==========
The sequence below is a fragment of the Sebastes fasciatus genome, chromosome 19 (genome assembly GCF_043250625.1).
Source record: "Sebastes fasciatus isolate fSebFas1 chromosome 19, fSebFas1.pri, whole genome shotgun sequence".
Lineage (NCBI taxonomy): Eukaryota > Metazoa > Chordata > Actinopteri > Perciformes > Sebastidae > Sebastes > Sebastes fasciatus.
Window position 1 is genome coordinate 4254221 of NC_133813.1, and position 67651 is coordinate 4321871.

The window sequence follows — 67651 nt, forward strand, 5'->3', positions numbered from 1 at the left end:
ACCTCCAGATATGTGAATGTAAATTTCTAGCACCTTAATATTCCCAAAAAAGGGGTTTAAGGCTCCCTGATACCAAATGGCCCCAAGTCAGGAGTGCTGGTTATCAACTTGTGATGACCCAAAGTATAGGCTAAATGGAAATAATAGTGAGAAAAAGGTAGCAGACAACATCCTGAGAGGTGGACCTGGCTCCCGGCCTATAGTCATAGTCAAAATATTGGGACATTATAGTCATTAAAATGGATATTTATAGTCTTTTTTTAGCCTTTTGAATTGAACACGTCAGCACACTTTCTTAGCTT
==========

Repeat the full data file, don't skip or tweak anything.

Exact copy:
The sequence below is a fragment of the Sebastes fasciatus genome, chromosome 19 (genome assembly GCF_043250625.1).
Source record: "Sebastes fasciatus isolate fSebFas1 chromosome 19, fSebFas1.pri, whole genome shotgun sequence".
Lineage (NCBI taxonomy): Eukaryota > Metazoa > Chordata > Actinopteri > Perciformes > Sebastidae > Sebastes > Sebastes fasciatus.
Window position 1 is genome coordinate 4254221 of NC_133813.1, and position 67651 is coordinate 4321871.

The window sequence follows — 67651 nt, forward strand, 5'->3', positions numbered from 1 at the left end:
ACCTCCAGATATGTGAATGTAAATTTCTAGCACCTTAATATTCCCAAAAAAGGGGTTTAAGGCTCCCTGATACCAAATGGCCCCAAGTCAGGAGTGCTGGTTATCAACTTGTGATGACCCAAAGTATAGGCTAAATGGAAATAATAGTGAGAAAAAGGTAGCAGACAACATCCTGAGAGGTGGACCTGGCTCCCGGCCTATAGTCATAGTCAAAATATTGGGACATTATAGTCATTAAAATGGATATTTATAGTCTTTTTTTAGCCTTTTGAATTGAACACGTCAGCACACTTTCTTAGCTT